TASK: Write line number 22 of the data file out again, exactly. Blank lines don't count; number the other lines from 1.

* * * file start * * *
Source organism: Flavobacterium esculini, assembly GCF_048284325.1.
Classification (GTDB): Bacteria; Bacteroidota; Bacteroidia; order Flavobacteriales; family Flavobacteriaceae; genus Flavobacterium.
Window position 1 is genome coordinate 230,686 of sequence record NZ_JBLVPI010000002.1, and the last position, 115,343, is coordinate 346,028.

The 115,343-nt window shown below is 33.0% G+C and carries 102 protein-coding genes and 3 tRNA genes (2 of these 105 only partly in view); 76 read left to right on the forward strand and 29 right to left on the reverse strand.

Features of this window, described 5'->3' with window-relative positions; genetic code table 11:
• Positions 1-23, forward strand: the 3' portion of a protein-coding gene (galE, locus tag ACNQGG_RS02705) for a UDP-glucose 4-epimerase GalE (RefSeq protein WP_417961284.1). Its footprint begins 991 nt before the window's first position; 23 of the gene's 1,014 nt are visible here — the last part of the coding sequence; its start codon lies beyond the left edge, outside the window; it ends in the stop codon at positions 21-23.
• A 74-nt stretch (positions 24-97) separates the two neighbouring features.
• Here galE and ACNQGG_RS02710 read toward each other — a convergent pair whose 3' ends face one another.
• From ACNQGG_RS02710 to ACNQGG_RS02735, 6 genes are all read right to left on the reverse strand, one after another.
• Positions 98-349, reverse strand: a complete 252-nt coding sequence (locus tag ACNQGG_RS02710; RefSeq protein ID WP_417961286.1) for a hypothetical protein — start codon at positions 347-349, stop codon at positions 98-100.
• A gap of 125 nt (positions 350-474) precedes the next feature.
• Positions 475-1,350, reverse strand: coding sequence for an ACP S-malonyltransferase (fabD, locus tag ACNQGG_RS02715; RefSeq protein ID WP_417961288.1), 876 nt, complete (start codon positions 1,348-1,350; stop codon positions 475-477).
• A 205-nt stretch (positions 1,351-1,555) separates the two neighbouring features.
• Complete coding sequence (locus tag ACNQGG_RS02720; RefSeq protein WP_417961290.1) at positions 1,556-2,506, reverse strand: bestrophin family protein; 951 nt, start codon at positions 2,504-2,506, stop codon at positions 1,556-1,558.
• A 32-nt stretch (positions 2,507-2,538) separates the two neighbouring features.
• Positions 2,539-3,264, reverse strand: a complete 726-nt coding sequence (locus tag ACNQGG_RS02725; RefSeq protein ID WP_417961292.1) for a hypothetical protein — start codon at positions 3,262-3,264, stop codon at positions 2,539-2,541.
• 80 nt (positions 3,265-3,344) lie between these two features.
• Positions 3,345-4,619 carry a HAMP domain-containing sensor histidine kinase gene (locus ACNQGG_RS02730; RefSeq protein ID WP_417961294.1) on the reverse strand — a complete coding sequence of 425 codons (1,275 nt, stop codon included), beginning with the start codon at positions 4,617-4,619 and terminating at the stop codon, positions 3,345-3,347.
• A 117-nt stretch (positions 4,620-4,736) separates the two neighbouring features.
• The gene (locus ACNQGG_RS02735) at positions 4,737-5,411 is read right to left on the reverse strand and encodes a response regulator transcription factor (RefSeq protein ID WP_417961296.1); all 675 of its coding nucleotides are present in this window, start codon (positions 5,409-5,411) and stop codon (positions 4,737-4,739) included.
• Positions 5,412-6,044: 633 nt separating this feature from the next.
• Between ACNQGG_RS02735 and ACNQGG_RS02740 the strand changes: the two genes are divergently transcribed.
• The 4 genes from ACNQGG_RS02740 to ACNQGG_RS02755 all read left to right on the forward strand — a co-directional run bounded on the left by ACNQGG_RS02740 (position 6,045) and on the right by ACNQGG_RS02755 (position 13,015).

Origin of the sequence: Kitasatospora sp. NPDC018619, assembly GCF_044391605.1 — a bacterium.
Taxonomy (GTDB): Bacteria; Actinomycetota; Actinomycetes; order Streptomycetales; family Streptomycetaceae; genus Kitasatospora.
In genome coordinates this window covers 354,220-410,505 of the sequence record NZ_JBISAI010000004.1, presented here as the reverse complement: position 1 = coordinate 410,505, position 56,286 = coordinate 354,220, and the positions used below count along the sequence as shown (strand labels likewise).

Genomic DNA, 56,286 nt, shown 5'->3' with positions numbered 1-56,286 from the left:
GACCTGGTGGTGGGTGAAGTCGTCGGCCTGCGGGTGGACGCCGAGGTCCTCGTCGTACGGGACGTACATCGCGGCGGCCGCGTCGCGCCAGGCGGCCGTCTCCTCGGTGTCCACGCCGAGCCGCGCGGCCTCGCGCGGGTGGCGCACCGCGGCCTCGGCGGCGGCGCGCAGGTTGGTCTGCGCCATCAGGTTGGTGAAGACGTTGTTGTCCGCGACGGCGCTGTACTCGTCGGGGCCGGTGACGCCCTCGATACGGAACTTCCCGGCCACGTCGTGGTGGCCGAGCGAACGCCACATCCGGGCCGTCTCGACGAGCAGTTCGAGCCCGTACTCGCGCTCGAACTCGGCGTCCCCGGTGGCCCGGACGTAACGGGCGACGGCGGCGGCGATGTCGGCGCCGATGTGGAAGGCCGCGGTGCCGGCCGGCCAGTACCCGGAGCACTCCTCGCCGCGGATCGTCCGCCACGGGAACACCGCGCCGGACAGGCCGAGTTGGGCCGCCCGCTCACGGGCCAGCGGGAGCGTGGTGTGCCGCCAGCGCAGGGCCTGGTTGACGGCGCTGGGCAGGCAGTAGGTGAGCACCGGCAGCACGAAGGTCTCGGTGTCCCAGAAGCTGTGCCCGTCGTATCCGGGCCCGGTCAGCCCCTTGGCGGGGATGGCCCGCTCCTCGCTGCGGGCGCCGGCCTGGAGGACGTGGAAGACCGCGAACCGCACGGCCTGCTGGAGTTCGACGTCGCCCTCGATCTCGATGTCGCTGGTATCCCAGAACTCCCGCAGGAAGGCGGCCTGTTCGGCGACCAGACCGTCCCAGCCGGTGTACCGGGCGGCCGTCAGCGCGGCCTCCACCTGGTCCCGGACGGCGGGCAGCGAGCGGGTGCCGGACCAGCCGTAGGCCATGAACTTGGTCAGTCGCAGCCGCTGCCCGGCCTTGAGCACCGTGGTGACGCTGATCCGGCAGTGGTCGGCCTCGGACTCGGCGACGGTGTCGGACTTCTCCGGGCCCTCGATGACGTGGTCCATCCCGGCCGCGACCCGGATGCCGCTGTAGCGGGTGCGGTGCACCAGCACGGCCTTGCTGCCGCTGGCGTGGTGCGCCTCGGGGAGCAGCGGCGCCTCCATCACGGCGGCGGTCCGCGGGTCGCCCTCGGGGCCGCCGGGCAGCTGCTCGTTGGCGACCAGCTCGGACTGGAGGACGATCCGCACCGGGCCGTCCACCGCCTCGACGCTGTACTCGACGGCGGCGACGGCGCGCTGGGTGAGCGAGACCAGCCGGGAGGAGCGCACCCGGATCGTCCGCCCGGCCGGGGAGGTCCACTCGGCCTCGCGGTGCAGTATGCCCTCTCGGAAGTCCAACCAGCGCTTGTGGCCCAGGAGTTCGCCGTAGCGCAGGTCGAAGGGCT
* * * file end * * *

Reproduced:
• Between ACNQGG_RS02735 and ACNQGG_RS02740 the strand changes: the two genes are divergently transcribed.